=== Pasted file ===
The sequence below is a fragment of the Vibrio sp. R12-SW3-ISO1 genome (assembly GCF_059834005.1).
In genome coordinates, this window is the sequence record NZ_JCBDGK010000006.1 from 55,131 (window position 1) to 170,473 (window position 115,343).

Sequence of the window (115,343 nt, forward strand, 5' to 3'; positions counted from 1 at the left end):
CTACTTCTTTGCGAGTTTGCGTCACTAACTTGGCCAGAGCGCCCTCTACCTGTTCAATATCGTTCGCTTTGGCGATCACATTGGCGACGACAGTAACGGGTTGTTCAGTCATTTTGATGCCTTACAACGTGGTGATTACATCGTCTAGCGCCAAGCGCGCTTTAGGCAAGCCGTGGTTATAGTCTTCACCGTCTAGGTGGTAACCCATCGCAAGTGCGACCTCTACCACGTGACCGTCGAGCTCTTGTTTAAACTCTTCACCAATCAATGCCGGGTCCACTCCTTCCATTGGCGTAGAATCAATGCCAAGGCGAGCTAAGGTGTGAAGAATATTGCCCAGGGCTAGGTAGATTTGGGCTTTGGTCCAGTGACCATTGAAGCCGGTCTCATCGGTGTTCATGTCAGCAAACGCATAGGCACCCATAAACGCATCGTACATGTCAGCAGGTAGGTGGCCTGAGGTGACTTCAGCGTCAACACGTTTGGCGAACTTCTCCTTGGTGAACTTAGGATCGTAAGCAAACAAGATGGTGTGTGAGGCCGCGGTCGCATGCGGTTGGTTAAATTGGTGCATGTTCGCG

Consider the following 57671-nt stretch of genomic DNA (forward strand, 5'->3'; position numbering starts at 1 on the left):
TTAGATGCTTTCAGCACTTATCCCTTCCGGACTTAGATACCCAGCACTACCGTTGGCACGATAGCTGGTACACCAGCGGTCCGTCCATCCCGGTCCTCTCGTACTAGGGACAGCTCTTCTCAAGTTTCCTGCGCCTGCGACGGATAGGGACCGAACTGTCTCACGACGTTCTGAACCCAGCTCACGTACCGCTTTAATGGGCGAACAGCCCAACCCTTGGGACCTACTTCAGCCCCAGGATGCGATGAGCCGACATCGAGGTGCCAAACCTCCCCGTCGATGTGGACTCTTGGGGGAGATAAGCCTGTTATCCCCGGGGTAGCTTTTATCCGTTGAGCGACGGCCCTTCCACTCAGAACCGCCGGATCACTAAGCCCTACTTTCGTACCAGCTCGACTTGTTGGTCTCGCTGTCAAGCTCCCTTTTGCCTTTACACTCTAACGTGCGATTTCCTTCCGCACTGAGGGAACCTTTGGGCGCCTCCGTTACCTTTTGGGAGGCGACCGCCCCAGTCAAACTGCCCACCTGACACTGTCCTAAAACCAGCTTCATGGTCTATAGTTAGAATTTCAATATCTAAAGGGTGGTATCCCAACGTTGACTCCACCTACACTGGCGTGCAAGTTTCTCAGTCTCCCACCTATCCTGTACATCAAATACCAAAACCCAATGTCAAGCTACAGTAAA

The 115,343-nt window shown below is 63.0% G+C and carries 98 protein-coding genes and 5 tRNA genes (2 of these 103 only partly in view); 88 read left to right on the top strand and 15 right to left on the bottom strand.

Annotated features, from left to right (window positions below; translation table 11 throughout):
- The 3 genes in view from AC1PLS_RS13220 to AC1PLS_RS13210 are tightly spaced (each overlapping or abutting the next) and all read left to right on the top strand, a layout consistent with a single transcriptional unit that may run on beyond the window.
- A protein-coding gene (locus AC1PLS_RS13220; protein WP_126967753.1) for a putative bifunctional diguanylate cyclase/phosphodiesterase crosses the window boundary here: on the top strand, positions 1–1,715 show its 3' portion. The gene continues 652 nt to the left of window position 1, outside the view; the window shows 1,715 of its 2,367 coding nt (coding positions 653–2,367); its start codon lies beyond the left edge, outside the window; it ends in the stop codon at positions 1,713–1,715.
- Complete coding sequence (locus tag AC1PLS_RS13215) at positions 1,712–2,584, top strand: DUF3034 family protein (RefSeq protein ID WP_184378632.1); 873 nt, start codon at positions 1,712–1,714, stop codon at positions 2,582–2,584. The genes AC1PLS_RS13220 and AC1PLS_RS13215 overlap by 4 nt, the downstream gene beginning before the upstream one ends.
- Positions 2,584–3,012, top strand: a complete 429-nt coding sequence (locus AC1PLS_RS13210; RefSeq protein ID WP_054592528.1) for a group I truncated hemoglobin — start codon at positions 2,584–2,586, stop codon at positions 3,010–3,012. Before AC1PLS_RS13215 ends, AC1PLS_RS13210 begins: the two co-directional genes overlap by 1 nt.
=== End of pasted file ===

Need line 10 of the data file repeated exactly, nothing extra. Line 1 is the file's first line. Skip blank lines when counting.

- A protein-coding gene (locus AC1PLS_RS13220; protein WP_126967753.1) for a putative bifunctional diguanylate cyclase/phosphodiesterase crosses the window boundary here: on the top strand, positions 1–1,715 show its 3' portion. The gene continues 652 nt to the left of window position 1, outside the view; the window shows 1,715 of its 2,367 coding nt (coding positions 653–2,367); its start codon lies beyond the left edge, outside the window; it ends in the stop codon at positions 1,713–1,715.